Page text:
Initially all the churches were considered equal, and tended to elect one elder in authority over all the other church members. This elder was called the ruling bishop. As the number of churches grew, local churches were grouped in divisions, and authority over the entire division was given to the bishop of the largest church in the largest city. Leaders began promoting the belief that the apostles had given special authority to certain churches and their leaders - a concept known as apostolic succession. In the fourth and fifth centuries the bishops of Rome began to claim primacy among all bishops - first among equals. They declared that the bishop of Rome was the successor of the apostle Simon Peter, who they believed was given a unique mandate from Christ. The churches of the East (in Greece and the Middle East) never recognized this claim. Leo I in the fifth century was the first bishop of Rome to be given the title pope, meaning father.

Developing beliefs

Around this time, beliefs about the seven sacraments, baptismal regeneration, transubstantiation, purgatory, the veneration of saints, the observance of Christmas, and the naming of Mary as mother of God and queen of Heaven became widespread.

Islam enters

In the eighth and ninth century, Islam spread through the the Middle East and northern Africa. An Arabian man named Mohammad founded the new faith after he claimed to have been given the word of God by an angel of God. These words are now found in the Quran. His followers were known as Muslims, and they formed a powerful army that spread Islam with the sword. The rise of Islam greatly reduced numbers in the churches of the East.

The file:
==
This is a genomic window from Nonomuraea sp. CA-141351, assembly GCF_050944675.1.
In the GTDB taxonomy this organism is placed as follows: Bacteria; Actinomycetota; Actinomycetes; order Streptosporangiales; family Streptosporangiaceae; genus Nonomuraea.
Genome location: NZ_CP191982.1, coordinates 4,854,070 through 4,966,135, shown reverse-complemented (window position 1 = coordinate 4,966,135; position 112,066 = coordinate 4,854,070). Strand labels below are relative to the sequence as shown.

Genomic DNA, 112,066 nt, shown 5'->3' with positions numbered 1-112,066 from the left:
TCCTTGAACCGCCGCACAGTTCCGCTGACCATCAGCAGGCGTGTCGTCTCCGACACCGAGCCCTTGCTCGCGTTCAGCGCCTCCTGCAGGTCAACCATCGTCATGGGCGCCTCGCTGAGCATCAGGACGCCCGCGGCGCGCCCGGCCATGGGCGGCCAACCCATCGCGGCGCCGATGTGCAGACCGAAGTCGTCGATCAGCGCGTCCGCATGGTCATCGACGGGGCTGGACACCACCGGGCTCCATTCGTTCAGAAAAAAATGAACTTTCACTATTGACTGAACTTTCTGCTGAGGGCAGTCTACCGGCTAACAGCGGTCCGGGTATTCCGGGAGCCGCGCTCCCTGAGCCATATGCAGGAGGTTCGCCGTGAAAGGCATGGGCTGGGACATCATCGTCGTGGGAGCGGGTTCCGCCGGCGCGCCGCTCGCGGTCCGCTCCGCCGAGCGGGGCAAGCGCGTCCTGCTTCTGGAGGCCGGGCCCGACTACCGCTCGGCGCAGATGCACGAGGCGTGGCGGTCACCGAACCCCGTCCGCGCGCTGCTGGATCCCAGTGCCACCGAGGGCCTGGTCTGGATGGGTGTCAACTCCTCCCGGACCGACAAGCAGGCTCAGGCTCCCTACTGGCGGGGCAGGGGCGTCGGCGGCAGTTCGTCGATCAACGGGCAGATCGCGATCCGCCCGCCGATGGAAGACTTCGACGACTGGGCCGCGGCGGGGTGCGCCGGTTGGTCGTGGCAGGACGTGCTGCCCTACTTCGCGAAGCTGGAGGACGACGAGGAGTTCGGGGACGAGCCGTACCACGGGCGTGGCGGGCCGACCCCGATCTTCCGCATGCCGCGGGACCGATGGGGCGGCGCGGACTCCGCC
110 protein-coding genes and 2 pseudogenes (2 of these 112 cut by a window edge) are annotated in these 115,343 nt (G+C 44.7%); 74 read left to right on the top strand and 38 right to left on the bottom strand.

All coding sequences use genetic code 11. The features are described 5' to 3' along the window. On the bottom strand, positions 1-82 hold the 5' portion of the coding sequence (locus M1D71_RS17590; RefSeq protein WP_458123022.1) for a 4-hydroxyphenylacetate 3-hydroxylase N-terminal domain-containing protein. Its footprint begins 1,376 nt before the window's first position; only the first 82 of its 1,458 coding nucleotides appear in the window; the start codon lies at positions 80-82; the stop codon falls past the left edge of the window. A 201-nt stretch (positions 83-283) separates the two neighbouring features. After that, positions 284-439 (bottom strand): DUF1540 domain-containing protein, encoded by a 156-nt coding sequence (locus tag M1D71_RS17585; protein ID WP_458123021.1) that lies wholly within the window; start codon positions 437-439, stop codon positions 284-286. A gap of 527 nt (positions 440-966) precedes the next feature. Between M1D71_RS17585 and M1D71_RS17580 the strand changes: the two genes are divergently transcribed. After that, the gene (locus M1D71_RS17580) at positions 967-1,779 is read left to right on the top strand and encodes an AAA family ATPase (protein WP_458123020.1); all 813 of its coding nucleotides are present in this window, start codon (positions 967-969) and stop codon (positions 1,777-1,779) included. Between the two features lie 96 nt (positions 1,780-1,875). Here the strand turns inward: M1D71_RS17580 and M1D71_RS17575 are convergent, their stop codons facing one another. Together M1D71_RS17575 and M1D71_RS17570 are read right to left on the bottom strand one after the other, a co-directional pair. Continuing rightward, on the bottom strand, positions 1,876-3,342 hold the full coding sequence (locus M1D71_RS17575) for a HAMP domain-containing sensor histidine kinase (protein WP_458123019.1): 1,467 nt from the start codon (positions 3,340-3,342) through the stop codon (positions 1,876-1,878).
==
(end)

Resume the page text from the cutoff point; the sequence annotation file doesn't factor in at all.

Missionaries to Russia

In the late ninth century, two Greek Orthodox Christians were sent to Russia as missionaries upon the invitation of the prince of Moravia. They had a profound influence on the population, bringing writing and the alphabet along with Christianity. The Christians of Russia remain linked today within the union of the Orthodox churches.

The 1054 split

In AD 1054 the formal split (called the Great Schism) between the church of Rome (the Roman Catholic Church) and the eastern churches (the Greek and other Orthodox churches) occurred. A number of issues led to the split, where the Roman pope excommunicated the Orthodox patriarch, and vice-versa. The main issue causing the split was opposing views to the question Did the Holy Spirit proceed from the Father and the Son, or from the Father alone? Other issues included marriage of bishops, the requirement of bishop to have beards, the correct time to observe Easter, and the requirement of the bishop of Constantinople to recognize the pope as the highest authority.


In the years following this, the members of the Church turned their attention to the growing perceived threat of Islam. A series of bloody and futile wars were fought with Christian crusaders invading the newly acquired Muslim territory in the name of the Cross. In 1453, the city of Constantinople fell in battle to the Muslim Turkish army greatly weakening the Eastern Orthodox Church.